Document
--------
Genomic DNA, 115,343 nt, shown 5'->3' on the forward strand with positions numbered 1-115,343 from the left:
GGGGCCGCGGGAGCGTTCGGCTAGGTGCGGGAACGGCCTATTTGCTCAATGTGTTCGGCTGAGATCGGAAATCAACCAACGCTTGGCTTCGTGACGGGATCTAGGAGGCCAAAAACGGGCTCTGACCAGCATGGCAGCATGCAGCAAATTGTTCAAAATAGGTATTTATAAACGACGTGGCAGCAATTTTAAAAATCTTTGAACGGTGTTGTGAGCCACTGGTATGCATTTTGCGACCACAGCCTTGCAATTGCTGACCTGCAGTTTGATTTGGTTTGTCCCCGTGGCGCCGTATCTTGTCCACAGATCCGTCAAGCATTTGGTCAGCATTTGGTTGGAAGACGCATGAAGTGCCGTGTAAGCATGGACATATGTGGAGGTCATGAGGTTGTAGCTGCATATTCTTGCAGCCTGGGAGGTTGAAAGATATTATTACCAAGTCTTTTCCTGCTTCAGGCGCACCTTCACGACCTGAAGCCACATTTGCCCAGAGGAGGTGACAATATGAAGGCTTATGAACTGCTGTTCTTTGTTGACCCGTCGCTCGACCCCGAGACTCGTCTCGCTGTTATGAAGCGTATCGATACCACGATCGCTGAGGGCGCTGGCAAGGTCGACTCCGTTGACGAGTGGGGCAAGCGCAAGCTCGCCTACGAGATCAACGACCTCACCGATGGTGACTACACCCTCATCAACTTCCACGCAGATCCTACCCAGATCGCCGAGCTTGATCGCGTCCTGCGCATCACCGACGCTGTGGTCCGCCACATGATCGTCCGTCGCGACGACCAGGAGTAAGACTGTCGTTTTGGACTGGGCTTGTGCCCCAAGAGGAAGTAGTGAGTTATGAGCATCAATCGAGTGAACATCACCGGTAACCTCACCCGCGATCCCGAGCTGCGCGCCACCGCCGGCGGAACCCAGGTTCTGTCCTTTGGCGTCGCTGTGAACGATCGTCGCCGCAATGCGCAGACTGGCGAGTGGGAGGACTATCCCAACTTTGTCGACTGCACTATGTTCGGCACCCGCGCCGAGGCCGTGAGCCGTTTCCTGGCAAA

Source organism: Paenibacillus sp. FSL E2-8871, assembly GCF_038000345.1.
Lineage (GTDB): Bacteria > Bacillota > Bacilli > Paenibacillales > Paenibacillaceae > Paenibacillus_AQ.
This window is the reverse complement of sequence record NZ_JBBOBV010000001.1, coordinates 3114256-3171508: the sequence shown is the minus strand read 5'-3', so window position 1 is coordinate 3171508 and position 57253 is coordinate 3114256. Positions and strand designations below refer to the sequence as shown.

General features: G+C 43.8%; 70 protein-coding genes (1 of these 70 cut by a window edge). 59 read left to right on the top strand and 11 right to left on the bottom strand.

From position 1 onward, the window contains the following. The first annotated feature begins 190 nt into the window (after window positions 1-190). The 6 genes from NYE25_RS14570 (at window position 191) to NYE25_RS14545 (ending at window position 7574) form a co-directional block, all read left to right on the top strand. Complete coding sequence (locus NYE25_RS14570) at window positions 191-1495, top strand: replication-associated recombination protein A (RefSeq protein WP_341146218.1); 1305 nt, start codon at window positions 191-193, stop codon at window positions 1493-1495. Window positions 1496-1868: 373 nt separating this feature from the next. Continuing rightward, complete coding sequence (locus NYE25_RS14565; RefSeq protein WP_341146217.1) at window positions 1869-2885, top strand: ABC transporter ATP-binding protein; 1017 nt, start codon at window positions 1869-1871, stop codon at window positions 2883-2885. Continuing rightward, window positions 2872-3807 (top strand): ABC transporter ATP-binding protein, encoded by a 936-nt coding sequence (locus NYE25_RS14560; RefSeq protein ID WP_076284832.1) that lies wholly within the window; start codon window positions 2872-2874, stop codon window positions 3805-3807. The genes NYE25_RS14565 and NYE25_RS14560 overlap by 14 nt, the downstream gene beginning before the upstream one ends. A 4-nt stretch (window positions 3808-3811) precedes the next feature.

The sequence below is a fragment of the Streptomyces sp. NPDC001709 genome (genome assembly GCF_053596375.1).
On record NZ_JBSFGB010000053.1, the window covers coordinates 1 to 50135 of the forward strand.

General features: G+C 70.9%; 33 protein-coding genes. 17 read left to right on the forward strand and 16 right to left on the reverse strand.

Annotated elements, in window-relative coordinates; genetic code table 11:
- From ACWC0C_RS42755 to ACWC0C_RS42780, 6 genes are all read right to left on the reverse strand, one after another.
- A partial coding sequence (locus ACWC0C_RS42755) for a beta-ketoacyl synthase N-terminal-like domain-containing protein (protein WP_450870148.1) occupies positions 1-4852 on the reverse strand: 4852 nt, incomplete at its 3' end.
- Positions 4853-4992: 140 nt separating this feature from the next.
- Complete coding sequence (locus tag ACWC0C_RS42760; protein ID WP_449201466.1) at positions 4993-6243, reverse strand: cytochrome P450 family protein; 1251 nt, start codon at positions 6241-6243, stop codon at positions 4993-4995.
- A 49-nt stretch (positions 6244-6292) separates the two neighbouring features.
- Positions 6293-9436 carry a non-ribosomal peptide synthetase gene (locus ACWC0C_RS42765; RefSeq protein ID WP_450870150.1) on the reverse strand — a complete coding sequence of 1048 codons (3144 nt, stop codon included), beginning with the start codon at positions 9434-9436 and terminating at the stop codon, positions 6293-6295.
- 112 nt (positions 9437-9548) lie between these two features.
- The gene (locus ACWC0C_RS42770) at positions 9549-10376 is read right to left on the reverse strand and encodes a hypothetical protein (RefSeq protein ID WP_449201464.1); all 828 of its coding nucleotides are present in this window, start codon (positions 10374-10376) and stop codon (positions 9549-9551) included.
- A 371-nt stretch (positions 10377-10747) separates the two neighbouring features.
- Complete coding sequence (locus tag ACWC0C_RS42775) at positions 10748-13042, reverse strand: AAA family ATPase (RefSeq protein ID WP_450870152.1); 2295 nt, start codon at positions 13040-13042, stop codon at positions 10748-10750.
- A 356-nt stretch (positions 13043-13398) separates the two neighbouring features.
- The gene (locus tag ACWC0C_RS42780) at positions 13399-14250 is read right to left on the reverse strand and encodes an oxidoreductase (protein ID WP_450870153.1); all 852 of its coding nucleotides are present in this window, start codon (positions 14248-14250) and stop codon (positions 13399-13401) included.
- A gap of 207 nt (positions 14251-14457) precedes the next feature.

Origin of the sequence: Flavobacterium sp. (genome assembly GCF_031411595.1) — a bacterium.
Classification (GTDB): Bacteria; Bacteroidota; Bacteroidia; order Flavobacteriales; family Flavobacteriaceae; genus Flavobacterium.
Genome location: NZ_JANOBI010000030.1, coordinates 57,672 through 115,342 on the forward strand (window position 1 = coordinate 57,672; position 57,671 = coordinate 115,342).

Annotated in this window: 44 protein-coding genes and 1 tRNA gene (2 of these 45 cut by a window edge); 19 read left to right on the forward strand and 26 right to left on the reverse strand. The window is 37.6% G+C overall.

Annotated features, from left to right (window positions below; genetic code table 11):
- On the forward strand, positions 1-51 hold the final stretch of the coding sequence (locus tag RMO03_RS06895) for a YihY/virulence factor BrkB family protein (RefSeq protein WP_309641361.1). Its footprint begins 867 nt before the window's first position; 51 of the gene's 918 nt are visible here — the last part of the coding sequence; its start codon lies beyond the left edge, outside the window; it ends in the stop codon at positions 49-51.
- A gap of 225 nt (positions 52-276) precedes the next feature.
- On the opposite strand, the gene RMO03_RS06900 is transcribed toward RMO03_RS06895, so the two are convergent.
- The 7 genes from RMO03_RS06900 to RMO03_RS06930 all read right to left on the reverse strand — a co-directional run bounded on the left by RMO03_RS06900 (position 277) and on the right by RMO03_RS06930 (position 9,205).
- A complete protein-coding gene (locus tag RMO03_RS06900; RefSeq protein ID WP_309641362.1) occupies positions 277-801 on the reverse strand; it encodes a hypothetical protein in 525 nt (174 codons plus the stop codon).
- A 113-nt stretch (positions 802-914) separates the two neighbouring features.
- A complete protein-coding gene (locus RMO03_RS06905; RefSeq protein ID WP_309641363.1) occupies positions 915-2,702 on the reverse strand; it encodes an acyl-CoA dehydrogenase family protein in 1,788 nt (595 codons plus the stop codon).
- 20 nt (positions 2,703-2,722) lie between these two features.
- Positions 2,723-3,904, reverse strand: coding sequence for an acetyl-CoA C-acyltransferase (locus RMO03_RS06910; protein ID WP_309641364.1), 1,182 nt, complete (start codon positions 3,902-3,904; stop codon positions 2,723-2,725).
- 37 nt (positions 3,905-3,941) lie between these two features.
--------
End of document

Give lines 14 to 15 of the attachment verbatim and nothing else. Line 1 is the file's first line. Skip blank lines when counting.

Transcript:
- Positions 4853-4992: 140 nt separating this feature from the next.
- Complete coding sequence (locus tag ACWC0C_RS42760; protein ID WP_449201466.1) at positions 4993-6243, reverse strand: cytochrome P450 family protein; 1251 nt, start codon at positions 6241-6243, stop codon at positions 4993-4995.